in the neck). If there is an "uplink" port, then use of it usually
    precludes the use of one of the other ports (often port 1).

    Download the manuals, read'em, and check those cables. This is my bet.

    Personally, I think the PAP2 is a piece of junk. This was the first
    VOIP interface that my provider sent to me. It did not work properly
    AT ALL. It constantly screwed up, and had to be reset. To the point
    that I had to reset it before I made a call. I had two lines on it.
    You are supposed to be able to use them both simultaneously, but with
    the one I had - NO WAY. If one line was in use, the other would not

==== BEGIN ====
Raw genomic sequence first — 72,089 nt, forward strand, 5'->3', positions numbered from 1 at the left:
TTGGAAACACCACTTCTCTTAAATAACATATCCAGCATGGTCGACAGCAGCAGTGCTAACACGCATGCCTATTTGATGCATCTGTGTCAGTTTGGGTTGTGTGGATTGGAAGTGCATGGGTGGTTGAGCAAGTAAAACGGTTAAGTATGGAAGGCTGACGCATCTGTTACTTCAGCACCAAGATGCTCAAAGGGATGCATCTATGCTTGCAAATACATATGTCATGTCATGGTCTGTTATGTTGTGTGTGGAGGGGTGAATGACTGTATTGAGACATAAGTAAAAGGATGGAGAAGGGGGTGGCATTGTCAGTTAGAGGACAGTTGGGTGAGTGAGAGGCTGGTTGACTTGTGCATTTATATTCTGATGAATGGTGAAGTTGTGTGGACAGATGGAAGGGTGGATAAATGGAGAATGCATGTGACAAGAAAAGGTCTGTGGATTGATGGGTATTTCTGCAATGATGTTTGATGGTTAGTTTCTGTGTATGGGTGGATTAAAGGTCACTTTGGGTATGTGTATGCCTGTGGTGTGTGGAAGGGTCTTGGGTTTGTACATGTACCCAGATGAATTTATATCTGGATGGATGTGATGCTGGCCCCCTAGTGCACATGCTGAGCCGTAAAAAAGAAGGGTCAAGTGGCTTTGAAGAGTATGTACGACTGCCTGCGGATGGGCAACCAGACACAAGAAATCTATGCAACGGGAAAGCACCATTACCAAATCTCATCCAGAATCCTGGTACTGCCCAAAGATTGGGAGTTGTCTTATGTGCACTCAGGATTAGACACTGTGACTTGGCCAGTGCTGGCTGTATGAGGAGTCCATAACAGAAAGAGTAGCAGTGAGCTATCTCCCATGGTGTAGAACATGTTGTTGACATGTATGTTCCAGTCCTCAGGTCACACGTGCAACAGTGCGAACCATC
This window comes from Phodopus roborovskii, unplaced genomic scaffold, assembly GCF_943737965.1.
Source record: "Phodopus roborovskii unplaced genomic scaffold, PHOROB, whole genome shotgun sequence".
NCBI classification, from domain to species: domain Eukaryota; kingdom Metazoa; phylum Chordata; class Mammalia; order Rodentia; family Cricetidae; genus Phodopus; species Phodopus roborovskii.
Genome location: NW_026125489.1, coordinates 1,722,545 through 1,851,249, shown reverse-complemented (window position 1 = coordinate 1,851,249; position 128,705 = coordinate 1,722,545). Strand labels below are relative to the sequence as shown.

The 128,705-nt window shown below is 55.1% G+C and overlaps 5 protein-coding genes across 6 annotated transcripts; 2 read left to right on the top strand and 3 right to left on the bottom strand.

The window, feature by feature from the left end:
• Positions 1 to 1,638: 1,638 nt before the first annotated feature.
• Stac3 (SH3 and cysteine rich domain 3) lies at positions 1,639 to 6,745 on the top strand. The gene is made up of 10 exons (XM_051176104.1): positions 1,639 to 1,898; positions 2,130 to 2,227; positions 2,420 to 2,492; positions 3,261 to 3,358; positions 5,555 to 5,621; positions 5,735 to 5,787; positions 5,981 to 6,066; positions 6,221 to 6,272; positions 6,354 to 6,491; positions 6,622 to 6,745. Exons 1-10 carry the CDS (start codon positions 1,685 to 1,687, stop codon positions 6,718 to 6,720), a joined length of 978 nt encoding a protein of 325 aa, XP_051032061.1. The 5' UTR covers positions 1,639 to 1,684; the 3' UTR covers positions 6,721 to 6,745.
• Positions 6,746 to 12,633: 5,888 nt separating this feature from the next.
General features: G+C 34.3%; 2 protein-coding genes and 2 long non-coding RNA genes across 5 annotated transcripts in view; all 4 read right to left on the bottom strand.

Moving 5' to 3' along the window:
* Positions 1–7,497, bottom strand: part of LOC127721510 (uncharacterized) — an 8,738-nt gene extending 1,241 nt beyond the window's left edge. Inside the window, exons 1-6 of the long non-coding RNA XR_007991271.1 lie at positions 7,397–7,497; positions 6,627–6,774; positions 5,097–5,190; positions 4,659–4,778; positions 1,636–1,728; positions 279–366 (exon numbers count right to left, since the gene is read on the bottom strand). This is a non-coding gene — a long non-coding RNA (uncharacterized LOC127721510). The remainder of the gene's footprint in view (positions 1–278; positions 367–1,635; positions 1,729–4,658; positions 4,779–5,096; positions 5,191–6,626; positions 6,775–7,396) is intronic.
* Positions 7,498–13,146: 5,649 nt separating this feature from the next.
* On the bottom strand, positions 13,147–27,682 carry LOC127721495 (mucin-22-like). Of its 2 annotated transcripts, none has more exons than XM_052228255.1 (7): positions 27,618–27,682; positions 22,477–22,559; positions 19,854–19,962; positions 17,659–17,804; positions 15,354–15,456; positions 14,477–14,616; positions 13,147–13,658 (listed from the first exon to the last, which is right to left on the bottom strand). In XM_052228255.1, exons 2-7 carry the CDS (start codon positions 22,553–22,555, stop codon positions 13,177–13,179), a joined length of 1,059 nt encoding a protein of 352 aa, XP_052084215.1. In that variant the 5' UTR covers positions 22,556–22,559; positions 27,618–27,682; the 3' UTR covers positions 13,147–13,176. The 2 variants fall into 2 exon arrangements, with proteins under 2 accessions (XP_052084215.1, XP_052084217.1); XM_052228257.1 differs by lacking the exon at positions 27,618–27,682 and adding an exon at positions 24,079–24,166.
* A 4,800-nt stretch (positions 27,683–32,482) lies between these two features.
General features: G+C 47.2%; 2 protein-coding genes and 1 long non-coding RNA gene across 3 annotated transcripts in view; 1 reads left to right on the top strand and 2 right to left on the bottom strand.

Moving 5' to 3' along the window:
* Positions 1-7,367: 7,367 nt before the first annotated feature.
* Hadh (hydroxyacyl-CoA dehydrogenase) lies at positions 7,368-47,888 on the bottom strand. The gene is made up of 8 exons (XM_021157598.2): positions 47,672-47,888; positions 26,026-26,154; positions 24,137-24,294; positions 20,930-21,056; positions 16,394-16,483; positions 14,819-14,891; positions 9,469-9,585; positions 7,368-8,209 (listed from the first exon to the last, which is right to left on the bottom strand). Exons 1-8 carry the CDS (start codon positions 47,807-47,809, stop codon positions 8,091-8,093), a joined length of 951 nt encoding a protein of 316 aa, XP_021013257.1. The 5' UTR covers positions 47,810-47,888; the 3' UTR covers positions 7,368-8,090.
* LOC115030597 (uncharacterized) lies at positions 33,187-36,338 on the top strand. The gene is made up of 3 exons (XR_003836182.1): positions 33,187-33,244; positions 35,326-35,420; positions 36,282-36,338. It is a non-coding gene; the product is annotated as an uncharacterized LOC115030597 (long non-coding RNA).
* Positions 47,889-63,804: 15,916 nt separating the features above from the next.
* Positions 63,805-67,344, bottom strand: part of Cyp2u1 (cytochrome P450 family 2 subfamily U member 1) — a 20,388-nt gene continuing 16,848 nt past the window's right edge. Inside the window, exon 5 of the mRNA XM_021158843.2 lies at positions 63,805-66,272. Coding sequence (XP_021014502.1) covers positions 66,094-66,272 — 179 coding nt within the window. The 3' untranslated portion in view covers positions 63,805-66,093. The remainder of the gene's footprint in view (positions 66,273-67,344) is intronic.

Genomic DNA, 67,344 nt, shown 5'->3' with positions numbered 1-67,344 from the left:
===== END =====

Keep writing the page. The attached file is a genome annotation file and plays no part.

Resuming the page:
call out or permit a call in. Even then, after calling on one line,
    you had to unplug the power to reset before you could make a call on
    the other line! That damn PAP2 almost cost my provider my business!

    And I tried EVERYTHING. I am also a network sysadmin, so I know my
    plumbing. lol. I finally got a switch, and activated a second IP form
    my ISP - just to show my provider that is was NOT my hardware.

    I insisted on getting a different box - so they gave me an RT31P2-NA.
    This box works just fine. I have noted that sometimes my service does
    not work as expected. What they told me is that they change config
    files from time to time, and that sometimes it takes a while for the
    VOIP box to reload the information. I can - and do - force the